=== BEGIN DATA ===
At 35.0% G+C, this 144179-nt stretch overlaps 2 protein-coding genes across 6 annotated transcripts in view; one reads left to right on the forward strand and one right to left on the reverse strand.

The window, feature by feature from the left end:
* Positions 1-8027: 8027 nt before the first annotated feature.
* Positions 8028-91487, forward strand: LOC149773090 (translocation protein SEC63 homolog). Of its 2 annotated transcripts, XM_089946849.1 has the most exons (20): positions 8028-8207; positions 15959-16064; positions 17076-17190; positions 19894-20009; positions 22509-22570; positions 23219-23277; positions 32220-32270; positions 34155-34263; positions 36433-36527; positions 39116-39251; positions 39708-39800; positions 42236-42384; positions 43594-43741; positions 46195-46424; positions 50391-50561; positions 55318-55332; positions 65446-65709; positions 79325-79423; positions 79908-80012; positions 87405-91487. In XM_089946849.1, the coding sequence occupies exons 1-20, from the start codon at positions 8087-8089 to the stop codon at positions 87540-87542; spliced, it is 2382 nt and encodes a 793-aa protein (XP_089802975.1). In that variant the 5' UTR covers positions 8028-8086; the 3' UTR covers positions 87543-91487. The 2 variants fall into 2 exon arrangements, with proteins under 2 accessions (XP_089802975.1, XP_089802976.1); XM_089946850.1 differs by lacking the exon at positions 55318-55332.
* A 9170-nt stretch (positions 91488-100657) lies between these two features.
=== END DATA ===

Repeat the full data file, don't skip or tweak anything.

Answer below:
At 35.0% G+C, this 144179-nt stretch overlaps 2 protein-coding genes across 6 annotated transcripts in view; one reads left to right on the forward strand and one right to left on the reverse strand.

The window, feature by feature from the left end:
* Positions 1-8027: 8027 nt before the first annotated feature.
* Positions 8028-91487, forward strand: LOC149773090 (translocation protein SEC63 homolog). Of its 2 annotated transcripts, XM_089946849.1 has the most exons (20): positions 8028-8207; positions 15959-16064; positions 17076-17190; positions 19894-20009; positions 22509-22570; positions 23219-23277; positions 32220-32270; positions 34155-34263; positions 36433-36527; positions 39116-39251; positions 39708-39800; positions 42236-42384; positions 43594-43741; positions 46195-46424; positions 50391-50561; positions 55318-55332; positions 65446-65709; positions 79325-79423; positions 79908-80012; positions 87405-91487. In XM_089946849.1, the coding sequence occupies exons 1-20, from the start codon at positions 8087-8089 to the stop codon at positions 87540-87542; spliced, it is 2382 nt and encodes a 793-aa protein (XP_089802975.1). In that variant the 5' UTR covers positions 8028-8086; the 3' UTR covers positions 87543-91487. The 2 variants fall into 2 exon arrangements, with proteins under 2 accessions (XP_089802975.1, XP_089802976.1); XM_089946850.1 differs by lacking the exon at positions 55318-55332.
* A 9170-nt stretch (positions 91488-100657) lies between these two features.